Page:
Published in 1920 This Side of Paradise charts the coming of age of Amory Blaine, born on a spring day in 1896.
I was going to start by saying that it begins with his being a snot of a little boy but I realised that wouldn’t be very fair because he just is what he is. And that’s an only child bought up by his mother, Beatrice, ‘whose youth passed in Renaissance glory’ and is now ‘versed in the latest gossip of the Older Roman Families’ her husband Stephen is sometimes in the background but it’s Amory who is her companion. He is absurdly handsome and his mother parades him before her friends ‘she fed him sections of the Fêtes galantes before he was ten; at eleven he could talk glibly, if rather reminiscently, of Brahms and Mozart and Beethoven.’ Beatrice is charming and beautiful and delicate with a body that’s a mass of frailties and a soul to match, ‘next to doctors, priests were her favourite sport.’ She wafts around until she just wafts away when Amory decides he wants to go to school.
‘Amory wondered how people could fail to notice that he was a boy marked for glory, and when faces of the throng turned towards him and ambiguous eyes stared into his, he assumed the most romantic of expressions and walked on the air cushions that lie on the asphalts of fortune.’
He’s conceited and arrogant and desperately lonely and unhappy, but he reads voraciously and I really enjoyed the way his life is chronicled by his reading; Dickens when ‘he thought he really should read better stuff’ or especially in times of depression when he delves into ‘the misty side streets of literature’! Anyway all these years are dealt with in the first chapter and in the second he arrives at Princeton. All alone with no reputation to hinder him he makes a group of friends through a shared love of literature. They read, write, proclaim poetry and discuss: Shaw, Wilde, Swinburne, Chesterton, Yeats – his ideas are in tune with life, he’s in love and he’s happy.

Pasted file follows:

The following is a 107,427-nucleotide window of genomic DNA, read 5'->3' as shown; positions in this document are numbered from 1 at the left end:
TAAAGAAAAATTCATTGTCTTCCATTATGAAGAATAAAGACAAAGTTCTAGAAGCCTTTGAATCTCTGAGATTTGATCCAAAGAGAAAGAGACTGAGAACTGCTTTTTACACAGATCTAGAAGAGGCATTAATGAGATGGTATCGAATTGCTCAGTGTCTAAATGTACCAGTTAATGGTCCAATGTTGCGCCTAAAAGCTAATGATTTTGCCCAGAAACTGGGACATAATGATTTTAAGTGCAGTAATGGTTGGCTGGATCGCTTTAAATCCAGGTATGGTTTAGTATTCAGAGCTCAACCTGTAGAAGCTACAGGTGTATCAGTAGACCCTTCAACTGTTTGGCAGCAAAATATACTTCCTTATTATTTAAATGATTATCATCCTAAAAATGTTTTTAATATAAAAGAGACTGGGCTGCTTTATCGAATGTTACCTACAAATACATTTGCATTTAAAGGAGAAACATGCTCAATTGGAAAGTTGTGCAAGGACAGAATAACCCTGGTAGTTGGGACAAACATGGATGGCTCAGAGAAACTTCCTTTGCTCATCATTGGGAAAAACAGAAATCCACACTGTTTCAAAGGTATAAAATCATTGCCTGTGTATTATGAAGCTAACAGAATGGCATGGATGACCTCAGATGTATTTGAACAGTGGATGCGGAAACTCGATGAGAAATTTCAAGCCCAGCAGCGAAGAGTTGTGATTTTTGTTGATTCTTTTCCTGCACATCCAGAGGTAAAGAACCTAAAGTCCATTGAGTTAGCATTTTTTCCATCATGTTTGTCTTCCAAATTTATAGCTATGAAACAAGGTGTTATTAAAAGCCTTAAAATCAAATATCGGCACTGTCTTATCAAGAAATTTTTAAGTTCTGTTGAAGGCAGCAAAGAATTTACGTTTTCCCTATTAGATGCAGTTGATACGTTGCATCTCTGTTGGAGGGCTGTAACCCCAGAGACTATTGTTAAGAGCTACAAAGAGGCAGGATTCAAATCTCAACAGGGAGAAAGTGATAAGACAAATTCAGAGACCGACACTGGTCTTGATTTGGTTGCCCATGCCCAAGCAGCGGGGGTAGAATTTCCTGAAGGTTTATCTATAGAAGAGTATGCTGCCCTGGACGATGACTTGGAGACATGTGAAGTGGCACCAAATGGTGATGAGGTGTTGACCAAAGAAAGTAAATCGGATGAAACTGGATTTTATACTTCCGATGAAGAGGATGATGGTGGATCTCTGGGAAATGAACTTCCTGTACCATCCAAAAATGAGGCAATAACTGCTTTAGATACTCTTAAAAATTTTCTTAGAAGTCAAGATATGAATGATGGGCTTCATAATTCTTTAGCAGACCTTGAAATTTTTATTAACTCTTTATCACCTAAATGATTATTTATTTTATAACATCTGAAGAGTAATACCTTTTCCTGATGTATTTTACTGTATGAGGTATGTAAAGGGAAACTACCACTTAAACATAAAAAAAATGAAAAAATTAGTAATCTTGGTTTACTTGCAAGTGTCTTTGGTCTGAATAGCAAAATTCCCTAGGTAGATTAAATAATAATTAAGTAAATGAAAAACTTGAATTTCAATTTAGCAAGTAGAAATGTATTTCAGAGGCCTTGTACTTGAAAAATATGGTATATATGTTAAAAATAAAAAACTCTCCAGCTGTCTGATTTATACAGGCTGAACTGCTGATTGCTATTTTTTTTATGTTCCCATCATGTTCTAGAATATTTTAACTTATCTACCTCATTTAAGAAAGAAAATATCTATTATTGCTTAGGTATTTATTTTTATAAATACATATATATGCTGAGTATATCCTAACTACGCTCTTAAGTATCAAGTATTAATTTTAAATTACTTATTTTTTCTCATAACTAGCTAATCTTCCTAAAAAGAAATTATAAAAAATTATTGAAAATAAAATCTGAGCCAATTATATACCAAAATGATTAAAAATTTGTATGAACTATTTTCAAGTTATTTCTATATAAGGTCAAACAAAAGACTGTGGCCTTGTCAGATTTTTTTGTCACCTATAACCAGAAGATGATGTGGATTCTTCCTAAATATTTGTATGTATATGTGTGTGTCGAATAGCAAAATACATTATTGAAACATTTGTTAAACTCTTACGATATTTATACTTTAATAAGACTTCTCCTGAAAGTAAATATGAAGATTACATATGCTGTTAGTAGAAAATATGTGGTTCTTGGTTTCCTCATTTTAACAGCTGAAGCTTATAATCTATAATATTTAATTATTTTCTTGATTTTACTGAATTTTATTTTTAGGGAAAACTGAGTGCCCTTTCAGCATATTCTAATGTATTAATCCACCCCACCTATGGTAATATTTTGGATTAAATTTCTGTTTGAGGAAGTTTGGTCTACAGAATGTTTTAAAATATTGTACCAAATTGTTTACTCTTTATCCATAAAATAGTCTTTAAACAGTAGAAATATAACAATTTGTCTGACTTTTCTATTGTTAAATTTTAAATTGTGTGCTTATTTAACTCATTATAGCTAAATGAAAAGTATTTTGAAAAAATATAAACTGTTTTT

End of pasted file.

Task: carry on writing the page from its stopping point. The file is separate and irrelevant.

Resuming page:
But change is coming for them all. In his final year college days are punctuated with drill practice that slowly rubs away the basketball lines, as they prepare to be sent to France. Discussions about Germany and the Bolshevik revolution are heightened by their reading and understanding of Tolstoy and Whitman while their passionate following of Rupert Brooke leads to talk of heroic death as well as pacifism. Amongst their shaggy haired, left wing heroes is the poet and activist Edward Carpenter, who is one of my own so I was both amazed and delighted!
Part 2 opens after the war with a (I thought very funny) Noel Cowardesque drama ‘The Debutante’. Rosalind, the sister of one of Amory’s friends is preparing for her coming out ball. It’s old school and old money. For Amory now an aspiring writer, a desperate sense of disillusion sets in, his money has gone, the love of his life has left him for the security of old school money (just as Daisy Miller left Jay Gatsby for Tom Buchanan) and friends have died in the war or disappeared into another life, even his admiration for Rupert Brooke, ‘just a dead Englishman’ has gone. It’s June 1919 he feels restless and uneasy and sees this restlessness reflected in his generation, where were they to find their heroes? ‘he rather longed for death to roll over his generation’. So he goes on a complete bender only stopped by the ‘thirsty-first’ of prohibition.
Monsignor Darcy, a friend of his mother, has been his mentor throughout, and he turns to him for help, but instead meets Eleanor who after a too wild winter of excess in Baltimore has been sent to her Grandfather in Maryland. She is a mirror image of Amory, full of poetry and discontent . Unlike Rosalind she questions the stupidity and waste of her life when she isn’t allowed to do anything ‘here am I with the brains to do everything, yet tied to the sinking ship of future matrimony’. Well we don’t find out what happens to Eleanor but I hope she goes off and does something majestic. For Amory it’s the beginning of his salvation as he works through his disillusion. He realises that the most important thing he has been given by Monsignor Darcy and his friends is security and this is what he wants to be able to provide for others. But first we need to question the status quo, as long as we accept without question, nothing will change.
His ideas are still in a riot but ‘I know myself’ he cries ‘but that is all’, he doesn’t know where he’s going with his life but it’s full of hope.